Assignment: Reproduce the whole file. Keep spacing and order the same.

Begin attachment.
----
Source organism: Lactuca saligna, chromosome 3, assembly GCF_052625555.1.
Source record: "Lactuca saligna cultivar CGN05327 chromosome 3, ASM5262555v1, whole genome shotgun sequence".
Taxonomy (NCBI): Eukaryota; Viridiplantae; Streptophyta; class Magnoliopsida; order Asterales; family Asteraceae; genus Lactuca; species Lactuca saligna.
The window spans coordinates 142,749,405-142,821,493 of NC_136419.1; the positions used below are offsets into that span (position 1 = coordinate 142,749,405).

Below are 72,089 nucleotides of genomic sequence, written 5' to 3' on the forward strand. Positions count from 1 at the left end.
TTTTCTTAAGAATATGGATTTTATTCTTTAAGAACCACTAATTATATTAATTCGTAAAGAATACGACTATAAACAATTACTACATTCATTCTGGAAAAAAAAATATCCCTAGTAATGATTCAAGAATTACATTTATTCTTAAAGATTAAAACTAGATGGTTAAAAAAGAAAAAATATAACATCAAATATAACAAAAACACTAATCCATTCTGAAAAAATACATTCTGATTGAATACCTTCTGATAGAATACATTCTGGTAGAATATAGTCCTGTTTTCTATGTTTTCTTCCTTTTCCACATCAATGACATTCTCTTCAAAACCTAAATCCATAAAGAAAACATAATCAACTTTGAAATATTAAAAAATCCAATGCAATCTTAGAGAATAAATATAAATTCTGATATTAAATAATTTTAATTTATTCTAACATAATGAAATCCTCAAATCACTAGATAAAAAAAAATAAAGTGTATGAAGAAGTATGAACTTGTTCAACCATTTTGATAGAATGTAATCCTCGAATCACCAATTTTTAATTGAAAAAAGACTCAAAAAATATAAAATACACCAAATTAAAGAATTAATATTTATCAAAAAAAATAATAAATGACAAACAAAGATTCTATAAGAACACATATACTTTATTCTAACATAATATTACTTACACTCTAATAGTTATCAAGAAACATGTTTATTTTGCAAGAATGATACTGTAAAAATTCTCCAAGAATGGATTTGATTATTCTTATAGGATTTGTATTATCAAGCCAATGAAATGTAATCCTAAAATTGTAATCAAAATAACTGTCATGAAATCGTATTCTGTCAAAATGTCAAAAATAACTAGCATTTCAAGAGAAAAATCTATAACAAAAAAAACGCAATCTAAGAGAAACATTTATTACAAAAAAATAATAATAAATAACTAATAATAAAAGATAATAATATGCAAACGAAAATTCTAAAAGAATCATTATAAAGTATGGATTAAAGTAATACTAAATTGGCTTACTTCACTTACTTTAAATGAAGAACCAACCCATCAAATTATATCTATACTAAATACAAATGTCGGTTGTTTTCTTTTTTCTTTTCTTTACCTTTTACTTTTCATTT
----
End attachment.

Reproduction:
Source organism: Lactuca saligna, chromosome 3, assembly GCF_052625555.1.
Source record: "Lactuca saligna cultivar CGN05327 chromosome 3, ASM5262555v1, whole genome shotgun sequence".
Taxonomy (NCBI): Eukaryota; Viridiplantae; Streptophyta; class Magnoliopsida; order Asterales; family Asteraceae; genus Lactuca; species Lactuca saligna.
The window spans coordinates 142,749,405-142,821,493 of NC_136419.1; the positions used below are offsets into that span (position 1 = coordinate 142,749,405).

Below are 72,089 nucleotides of genomic sequence, written 5' to 3' on the forward strand. Positions count from 1 at the left end.
TTTTCTTAAGAATATGGATTTTATTCTTTAAGAACCACTAATTATATTAATTCGTAAAGAATACGACTATAAACAATTACTACATTCATTCTGGAAAAAAAAATATCCCTAGTAATGATTCAAGAATTACATTTATTCTTAAAGATTAAAACTAGATGGTTAAAAAAGAAAAAATATAACATCAAATATAACAAAAACACTAATCCATTCTGAAAAAATACATTCTGATTGAATACCTTCTGATAGAATACATTCTGGTAGAATATAGTCCTGTTTTCTATGTTTTCTTCCTTTTCCACATCAATGACATTCTCTTCAAAACCTAAATCCATAAAGAAAACATAATCAACTTTGAAATATTAAAAAATCCAATGCAATCTTAGAGAATAAATATAAATTCTGATATTAAATAATTTTAATTTATTCTAACATAATGAAATCCTCAAATCACTAGATAAAAAAAAATAAAGTGTATGAAGAAGTATGAACTTGTTCAACCATTTTGATAGAATGTAATCCTCGAATCACCAATTTTTAATTGAAAAAAGACTCAAAAAATATAAAATACACCAAATTAAAGAATTAATATTTATCAAAAAAAATAATAAATGACAAACAAAGATTCTATAAGAACACATATACTTTATTCTAACATAATATTACTTACACTCTAATAGTTATCAAGAAACATGTTTATTTTGCAAGAATGATACTGTAAAAATTCTCCAAGAATGGATTTGATTATTCTTATAGGATTTGTATTATCAAGCCAATGAAATGTAATCCTAAAATTGTAATCAAAATAACTGTCATGAAATCGTATTCTGTCAAAATGTCAAAAATAACTAGCATTTCAAGAGAAAAATCTATAACAAAAAAAACGCAATCTAAGAGAAACATTTATTACAAAAAAATAATAATAAATAACTAATAATAAAAGATAATAATATGCAAACGAAAATTCTAAAAGAATCATTATAAAGTATGGATTAAAGTAATACTAAATTGGCTTACTTCACTTACTTTAAATGAAGAACCAACCCATCAAATTATATCTATACTAAATACAAATGTCGGTTGTTTTCTTTTTTCTTTTCTTTACCTTTTACTTTTCATTT